`for`

loops will be familiar if you have ever used any other programming languages. The basic structure looks like this:

vector <- 1:10 for(i in vector){ #do something with i }

9/11/2018

`for`

loops will be familiar if you have ever used any other programming languages. The basic structure looks like this:

vector <- 1:10 for(i in vector){ #do something with i }

Here is a (slightly) more complicated example.

myVector <- 1:10 for(counter in myVector){ result <- paste("counter ^ 2 = ", counter^2) print(result) }

## [1] "counter ^ 2 = 1" ## [1] "counter ^ 2 = 4" ## [1] "counter ^ 2 = 9" ## [1] "counter ^ 2 = 16" ## [1] "counter ^ 2 = 25" ## [1] "counter ^ 2 = 36" ## [1] "counter ^ 2 = 49" ## [1] "counter ^ 2 = 64" ## [1] "counter ^ 2 = 81" ## [1] "counter ^ 2 = 100"

- We loop over a vector
`1:100`

, and sequentially assign its values to a temporary variable we are calling`counter`

. (Note: we can call this variable whatever we want.) - Then R does what is within the curly braces
`{}`

for each iteration of the loop. In this case, it pastes together some text with the square of the value of

`counter`

and prints this all to the console.After running the above code, what is the value of

`counter`

? What is the value of`myVector`

? Has this value changed?

- Create a results vector in advance that is the same length as the vector we are looping over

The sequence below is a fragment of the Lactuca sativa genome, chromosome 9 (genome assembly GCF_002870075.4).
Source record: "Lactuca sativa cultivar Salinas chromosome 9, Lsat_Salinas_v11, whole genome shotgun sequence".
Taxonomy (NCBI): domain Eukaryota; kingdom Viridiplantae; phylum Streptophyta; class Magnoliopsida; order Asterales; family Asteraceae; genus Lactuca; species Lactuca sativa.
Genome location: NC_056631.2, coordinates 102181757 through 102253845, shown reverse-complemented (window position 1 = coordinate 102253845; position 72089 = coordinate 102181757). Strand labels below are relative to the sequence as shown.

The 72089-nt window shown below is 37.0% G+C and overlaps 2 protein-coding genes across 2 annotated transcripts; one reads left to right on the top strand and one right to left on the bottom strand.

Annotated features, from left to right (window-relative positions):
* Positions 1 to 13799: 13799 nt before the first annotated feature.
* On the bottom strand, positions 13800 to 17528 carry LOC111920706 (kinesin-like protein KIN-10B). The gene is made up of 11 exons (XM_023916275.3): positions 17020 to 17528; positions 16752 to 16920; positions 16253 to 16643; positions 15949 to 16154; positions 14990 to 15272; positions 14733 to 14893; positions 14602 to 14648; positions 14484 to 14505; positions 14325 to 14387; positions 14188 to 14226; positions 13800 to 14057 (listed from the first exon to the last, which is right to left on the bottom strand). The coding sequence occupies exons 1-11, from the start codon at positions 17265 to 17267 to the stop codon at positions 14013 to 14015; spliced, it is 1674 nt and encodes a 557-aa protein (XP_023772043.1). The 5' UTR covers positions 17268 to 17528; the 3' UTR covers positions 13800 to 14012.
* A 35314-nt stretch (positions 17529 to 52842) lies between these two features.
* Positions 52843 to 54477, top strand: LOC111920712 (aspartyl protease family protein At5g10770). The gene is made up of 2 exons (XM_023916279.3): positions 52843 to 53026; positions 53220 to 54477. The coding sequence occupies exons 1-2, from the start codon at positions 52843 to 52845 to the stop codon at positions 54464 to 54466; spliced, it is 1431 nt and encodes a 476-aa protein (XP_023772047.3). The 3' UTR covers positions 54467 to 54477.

- Then save the results each time in the appropriate slot.

integers <- c(10, 9, 8) results <- numeric(3) for(i in 1:length(results)){ results[i] <- integers[i] + 1 } results

## [1] 11 10 9

note…this is a great example of an unnecessary for() loop!

`if`

statements- Often during a loop, you may want to do diffent things based on a test
- Imagine a vector of germination outcomes from a seed experiment.
- 0 indicates the seed did not germinate
- 1 indicates that the seed germinated

- We can use the
`if()`

function to evaluate the outcome and provide context specific output.

outcomes <- c(0,1,0,1,0,1,0,1,0,1,0,1,0,0) for(trial in outcomes){ if(trial == 1) print("Welcome to the world, plantling!") else print("RIP") }

## [1] "RIP" ## [1] "Welcome to the world, plantling!" ## [1] "RIP" ## [1] "Welcome to the world, plantling!" ## [1] "RIP" ## [1] "Welcome to the world, plantling!" ## [1] "RIP" ## [1] "Welcome to the world, plantling!" ## [1] "RIP" ## [1] "Welcome to the world, plantling!" ## [1] "RIP" ## [1] "Welcome to the world, plantling!" ## [1] "RIP" ## [1] "RIP"

Write a `for`

loop to show how, as sample size increases, estimates of the mean of a population converge on the true value (this is known as the *law of large numbers*)

- create a numeric results vector of length 2000
- loop over each integer
`i`

from 1 to 2000 - at each iteration use the
`rnorm()`

function to simulate a sample of size`i`

from a population with a mean of 100 and standard deviation of 30. - calculate the mean of this sample, and be sure to save these results to the appropriate place in the results vector
- finally, make a plot of the results with the integers 1 to 2000 on the x axis, and the corresponding value from the results vector on the y axis